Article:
The Howard County Planning Board has delayed action on a 74-home development in Ellicott City after area residents warned that a proposed entrance onto College Avenue would make the dangerous road even worse.
"That road is so dangerous," said longtime College Avenue resident Daniel Fredericks. "The police have responded all hours, day and night, with ambulances and things to pull people out of those woods."
Several others said the winding, scenic road has blind hills -- called "Seven Hills" by the thrill-seekers who try to cross them at high speed in their vehicles.
Charles Miller, who has lived on College Avenue since 1927, said: "I'm going to have to get someone to get my mail. I can't jump across the road fast enough, let alone if you let another 1,500 cars on the road."
Bonnie Branch Corp., which owns 400 acres in the area, wants to build the 74 homes on 81 acres on Doncaster Drive.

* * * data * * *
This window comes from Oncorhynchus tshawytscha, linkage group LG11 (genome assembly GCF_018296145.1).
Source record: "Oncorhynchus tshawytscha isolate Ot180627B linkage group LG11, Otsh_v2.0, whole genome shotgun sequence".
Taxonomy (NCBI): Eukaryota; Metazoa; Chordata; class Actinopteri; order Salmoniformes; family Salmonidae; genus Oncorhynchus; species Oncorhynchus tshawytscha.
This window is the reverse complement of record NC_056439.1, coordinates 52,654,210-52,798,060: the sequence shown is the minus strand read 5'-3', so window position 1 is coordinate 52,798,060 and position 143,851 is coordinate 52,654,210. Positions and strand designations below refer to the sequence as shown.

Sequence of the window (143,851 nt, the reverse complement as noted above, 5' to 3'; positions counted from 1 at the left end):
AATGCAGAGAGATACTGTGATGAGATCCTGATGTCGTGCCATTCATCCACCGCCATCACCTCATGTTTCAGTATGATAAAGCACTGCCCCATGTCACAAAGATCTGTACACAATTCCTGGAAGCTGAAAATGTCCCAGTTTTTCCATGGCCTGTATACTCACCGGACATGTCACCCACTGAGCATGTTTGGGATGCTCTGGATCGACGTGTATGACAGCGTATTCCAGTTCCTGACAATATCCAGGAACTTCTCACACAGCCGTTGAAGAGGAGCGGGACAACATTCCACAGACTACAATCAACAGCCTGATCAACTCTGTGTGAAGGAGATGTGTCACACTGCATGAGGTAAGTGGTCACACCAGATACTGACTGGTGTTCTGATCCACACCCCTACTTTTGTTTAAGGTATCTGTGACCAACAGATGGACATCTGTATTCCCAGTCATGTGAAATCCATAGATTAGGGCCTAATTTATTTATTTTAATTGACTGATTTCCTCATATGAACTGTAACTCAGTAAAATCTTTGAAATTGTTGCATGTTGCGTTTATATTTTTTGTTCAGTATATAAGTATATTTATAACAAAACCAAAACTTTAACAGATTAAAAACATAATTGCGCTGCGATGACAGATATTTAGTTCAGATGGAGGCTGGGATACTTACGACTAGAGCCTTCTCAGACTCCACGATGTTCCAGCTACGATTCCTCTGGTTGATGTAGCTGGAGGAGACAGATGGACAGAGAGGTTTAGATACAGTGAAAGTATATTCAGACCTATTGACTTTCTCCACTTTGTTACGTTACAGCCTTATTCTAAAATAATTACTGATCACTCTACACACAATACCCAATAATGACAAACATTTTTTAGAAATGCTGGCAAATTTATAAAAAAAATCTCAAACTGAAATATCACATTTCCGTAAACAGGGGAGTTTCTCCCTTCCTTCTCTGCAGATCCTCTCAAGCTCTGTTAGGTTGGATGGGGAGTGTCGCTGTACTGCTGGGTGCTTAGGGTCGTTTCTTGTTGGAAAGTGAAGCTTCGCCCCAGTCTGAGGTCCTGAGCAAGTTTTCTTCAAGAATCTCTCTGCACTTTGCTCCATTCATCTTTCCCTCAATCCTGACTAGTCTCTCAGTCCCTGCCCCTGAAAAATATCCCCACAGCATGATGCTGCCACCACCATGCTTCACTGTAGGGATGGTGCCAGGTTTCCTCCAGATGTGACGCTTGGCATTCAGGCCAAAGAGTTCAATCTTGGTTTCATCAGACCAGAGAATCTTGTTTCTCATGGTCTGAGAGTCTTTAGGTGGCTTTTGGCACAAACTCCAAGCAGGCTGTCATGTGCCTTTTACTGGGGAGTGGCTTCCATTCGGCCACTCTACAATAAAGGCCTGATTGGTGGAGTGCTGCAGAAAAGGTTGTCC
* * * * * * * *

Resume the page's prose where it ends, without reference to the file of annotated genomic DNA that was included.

Donald R. Reuwer Jr., a company representative, said it would be the first phase of development Bonnie Branch plans for the area.
"There's no question College Avenue is not a safe place," Reuwer said, but "the simple fact is, the more of these connections you don't allow, you just increase the traffic on the ones you do allow."
Planning Board Chairman Theodore F. Mariani spoke against the connection onto College Avenue, saying the county could build it later if necessary. "I agree with the folks that College Avenue really shouldn't be taking any new traffic."
But Planning Director Joseph Rutter said Bonnie Branch Corp. should build the road now, for an estimated $250,000, because otherwise the county eventually will have to pay for a road to give emergency vehicles better access to the growing developments in the area.
"This is setting up a situation where the county will come back and pay the $250,000 to do the project," Rutter said. "It's a safety issue."
After the debate, the Planning Board decided not to make a decision until its next meeting, Aug. 14.
Pub Date: 8/05/96